DA 0, DB 0, DC 0 and DD 0 

gives the lowest absolute value for the displaced frame difference (DFD(z,D0). In the case of equal values, the selection is made in the order

DA 0, DB 0, DC 0 and DD 0 

(steps 9 to 15 in FIG. 8). However, if the displaced displaced frame difference of the displacements selected is not less than or equal to the threshold S (step 16) (convergence test threshold) the displacement takes the value 0 (step 17).

If the gradient of the current image is high, at each iteration (from 0 to iMAX), four values of |DFD(D1)| are obtained, and these are compared with threshold S.

The displacement adopted is the first which gives a |DFD| less than or equal to the threshold S. If several displacements are obtained on the same iteration, the displacement which gives the lowest displaced frame difference |DFD| is selected. In the event of equal values occurring again for |DFD|, an arbitrary selection is made in the sequence:

DA i, DB i, DC i, DD i.

Thus, with each iteration i (0≦i≦iMAX), there is associated a displacement Di, a displaced frame difference DFD and an iteration number i.

The decision, then, is taken on the lowest number of iterations, then on the minimum displaced frame difference DFD, after which an arbitrary selection is made, if applicable.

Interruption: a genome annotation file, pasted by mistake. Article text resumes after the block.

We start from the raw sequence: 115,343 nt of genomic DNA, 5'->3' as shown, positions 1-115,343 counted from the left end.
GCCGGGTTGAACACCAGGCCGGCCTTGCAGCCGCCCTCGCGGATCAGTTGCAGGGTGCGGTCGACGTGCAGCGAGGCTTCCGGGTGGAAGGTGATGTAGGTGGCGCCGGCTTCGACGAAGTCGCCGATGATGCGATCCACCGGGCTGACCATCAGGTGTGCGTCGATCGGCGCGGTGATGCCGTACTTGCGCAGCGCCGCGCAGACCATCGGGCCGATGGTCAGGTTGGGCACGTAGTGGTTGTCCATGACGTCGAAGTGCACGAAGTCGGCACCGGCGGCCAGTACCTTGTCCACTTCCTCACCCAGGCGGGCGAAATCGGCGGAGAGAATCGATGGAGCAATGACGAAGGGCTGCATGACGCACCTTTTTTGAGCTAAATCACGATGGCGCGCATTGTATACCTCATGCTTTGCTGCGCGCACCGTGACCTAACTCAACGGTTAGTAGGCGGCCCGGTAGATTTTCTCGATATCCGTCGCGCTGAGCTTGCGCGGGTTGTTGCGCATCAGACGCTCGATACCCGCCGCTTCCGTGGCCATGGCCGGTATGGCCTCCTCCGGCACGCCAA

According to the second embodiment of the invention, the method allows the determination of a motion field between two, generally successive, frames of a sequence of images, in the form of a vector field attributed to an imaginary frame, generally located between two parent frames. The motion field is made up of a set of vectors. Each vector goes through a pixel of the imaginary frame and has its ends on the two parent frames surrounding it. In FIG. 9, the parent frames are designated by the instant at which they are taken Ta and Tb. The imaginary frame is located at an intermediate instant Tj between instants Ta and Tb. The objective is to provide a displacement vector at each pixel of the imaginary frame considered at instant Tj, with the luminance of each pixel being a priori unknown, on the basis of the luminance field of the frames of instants Ta and Tb. According to another embodiment of the invention, it will also be possible to consider that the instant Tj can also be located outside the interval (Ta, Tb).

This method is similar to the method described above in connection with the first embodiment of the invention, but with the difference that it enables the motion between two frames of instants Ta or Tb to be estimated for the pixels of the imaginary frame Tj. The complexities of the algorithm and the complexity of the estimation device which result therefrom are of the same order of magnitude.

The motion estimation is computed on the basis of the luminance L() of the pixels of the frames of instants Ta and Tb. The motion estimated for each pixel is presented in the form of a vector D with two components--a horizontal component DX and a vertical component DY.